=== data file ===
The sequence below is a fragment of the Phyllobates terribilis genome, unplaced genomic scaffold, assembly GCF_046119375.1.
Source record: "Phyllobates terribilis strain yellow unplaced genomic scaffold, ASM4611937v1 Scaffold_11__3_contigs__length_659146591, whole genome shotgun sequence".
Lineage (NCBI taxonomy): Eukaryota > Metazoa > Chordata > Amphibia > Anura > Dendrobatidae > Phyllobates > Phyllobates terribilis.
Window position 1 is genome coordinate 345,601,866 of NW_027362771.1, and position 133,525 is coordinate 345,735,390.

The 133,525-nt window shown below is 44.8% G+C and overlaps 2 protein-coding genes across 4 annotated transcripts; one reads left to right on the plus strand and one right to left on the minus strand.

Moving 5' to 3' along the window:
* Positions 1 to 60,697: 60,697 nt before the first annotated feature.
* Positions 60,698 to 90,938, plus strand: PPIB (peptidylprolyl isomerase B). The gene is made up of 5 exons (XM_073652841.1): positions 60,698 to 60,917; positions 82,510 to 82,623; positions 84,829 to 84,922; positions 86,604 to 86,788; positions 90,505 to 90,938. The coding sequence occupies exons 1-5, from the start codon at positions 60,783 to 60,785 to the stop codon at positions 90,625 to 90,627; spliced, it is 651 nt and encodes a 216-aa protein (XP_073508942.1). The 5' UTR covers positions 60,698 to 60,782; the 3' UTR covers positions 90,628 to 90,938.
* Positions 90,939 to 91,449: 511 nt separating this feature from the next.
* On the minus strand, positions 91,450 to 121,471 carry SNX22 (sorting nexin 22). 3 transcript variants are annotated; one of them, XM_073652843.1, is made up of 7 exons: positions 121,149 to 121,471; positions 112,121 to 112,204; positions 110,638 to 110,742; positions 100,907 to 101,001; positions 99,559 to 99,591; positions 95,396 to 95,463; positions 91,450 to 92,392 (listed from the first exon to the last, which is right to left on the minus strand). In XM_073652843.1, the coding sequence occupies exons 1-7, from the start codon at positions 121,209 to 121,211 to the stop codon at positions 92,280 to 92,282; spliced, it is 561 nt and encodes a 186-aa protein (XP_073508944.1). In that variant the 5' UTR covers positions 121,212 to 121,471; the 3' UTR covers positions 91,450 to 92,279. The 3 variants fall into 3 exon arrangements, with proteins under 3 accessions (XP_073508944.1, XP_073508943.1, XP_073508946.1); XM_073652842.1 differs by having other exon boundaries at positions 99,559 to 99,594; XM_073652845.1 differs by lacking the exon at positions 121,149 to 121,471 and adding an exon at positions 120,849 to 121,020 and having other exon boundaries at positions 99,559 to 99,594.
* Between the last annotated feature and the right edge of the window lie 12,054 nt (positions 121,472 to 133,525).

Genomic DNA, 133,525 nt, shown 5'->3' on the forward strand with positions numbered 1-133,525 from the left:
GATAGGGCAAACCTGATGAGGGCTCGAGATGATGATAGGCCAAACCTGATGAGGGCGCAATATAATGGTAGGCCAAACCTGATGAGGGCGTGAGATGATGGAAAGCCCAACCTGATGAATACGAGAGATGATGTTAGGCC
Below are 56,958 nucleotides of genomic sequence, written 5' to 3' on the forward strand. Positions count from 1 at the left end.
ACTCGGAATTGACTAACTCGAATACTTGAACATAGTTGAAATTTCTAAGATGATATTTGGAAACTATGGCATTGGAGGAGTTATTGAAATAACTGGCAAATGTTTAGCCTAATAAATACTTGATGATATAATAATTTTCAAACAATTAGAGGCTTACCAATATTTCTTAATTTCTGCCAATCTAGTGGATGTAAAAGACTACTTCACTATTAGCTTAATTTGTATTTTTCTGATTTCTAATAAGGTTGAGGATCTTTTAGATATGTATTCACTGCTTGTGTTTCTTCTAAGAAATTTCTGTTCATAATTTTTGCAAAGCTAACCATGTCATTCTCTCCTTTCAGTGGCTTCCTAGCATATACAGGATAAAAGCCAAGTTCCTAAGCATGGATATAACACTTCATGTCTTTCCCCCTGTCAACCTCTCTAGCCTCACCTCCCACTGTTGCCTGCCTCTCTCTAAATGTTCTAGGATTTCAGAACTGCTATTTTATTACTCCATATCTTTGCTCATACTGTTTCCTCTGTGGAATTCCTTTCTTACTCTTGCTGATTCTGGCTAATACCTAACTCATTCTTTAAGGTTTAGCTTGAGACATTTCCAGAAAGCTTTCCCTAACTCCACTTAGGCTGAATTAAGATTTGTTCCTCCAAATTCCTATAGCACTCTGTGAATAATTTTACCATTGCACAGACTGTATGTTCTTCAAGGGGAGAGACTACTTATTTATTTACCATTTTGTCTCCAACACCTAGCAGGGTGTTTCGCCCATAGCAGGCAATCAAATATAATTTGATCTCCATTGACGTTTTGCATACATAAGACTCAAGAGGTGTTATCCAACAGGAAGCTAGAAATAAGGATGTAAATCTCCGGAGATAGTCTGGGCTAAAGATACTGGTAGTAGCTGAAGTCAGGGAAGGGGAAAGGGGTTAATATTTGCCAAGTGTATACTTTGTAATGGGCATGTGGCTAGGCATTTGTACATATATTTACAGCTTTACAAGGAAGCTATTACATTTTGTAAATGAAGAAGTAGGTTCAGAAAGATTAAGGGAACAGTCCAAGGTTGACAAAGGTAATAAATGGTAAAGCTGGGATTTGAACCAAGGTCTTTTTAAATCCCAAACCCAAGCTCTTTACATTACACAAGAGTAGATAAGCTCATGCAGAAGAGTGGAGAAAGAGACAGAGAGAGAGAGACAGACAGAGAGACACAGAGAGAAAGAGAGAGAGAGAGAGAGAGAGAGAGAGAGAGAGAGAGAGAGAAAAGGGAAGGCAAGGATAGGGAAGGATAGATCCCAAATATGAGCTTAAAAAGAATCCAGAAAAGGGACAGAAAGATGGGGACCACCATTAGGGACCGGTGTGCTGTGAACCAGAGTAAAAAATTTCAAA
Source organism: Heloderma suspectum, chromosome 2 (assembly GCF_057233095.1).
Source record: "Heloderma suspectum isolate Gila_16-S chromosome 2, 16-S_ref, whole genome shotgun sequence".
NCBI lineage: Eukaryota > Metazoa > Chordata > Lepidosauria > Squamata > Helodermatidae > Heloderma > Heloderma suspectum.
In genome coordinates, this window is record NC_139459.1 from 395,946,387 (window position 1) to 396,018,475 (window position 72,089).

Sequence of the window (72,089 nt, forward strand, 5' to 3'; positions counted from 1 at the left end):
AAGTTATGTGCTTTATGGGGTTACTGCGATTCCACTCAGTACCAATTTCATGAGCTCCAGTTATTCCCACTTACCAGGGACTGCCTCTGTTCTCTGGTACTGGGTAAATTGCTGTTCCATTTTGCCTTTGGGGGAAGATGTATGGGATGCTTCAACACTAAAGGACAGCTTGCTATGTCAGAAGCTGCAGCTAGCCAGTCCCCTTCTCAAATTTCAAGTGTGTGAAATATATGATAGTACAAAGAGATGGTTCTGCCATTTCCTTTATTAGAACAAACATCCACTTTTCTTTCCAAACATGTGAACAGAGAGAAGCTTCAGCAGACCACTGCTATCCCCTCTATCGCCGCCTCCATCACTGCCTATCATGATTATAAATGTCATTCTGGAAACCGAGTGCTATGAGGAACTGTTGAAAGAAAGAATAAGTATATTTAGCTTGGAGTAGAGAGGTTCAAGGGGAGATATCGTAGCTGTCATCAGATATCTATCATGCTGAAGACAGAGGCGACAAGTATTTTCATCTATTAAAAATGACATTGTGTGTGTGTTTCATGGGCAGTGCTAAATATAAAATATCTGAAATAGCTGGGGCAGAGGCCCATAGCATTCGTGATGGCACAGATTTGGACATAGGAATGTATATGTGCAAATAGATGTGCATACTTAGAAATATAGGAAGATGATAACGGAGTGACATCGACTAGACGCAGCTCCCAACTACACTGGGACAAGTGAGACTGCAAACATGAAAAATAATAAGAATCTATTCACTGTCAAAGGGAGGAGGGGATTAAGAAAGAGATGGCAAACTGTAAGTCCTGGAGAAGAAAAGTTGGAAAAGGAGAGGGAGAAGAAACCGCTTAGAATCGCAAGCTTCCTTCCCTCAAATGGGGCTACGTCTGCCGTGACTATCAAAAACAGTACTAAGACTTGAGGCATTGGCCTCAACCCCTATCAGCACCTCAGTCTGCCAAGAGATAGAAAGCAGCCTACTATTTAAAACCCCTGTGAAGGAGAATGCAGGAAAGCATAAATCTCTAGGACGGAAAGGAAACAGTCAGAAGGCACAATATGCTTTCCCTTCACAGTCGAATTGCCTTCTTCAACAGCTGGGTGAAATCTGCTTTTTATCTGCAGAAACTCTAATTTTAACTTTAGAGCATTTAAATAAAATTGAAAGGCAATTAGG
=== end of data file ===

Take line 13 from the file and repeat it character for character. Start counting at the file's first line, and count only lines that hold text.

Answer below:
GATAGGGCAAACCTGATGAGGGCTCGAGATGATGATAGGCCAAACCTGATGAGGGCGCAATATAATGGTAGGCCAAACCTGATGAGGGCGTGAGATGATGGAAAGCCCAACCTGATGAATACGAGAGATGATGTTAGGCC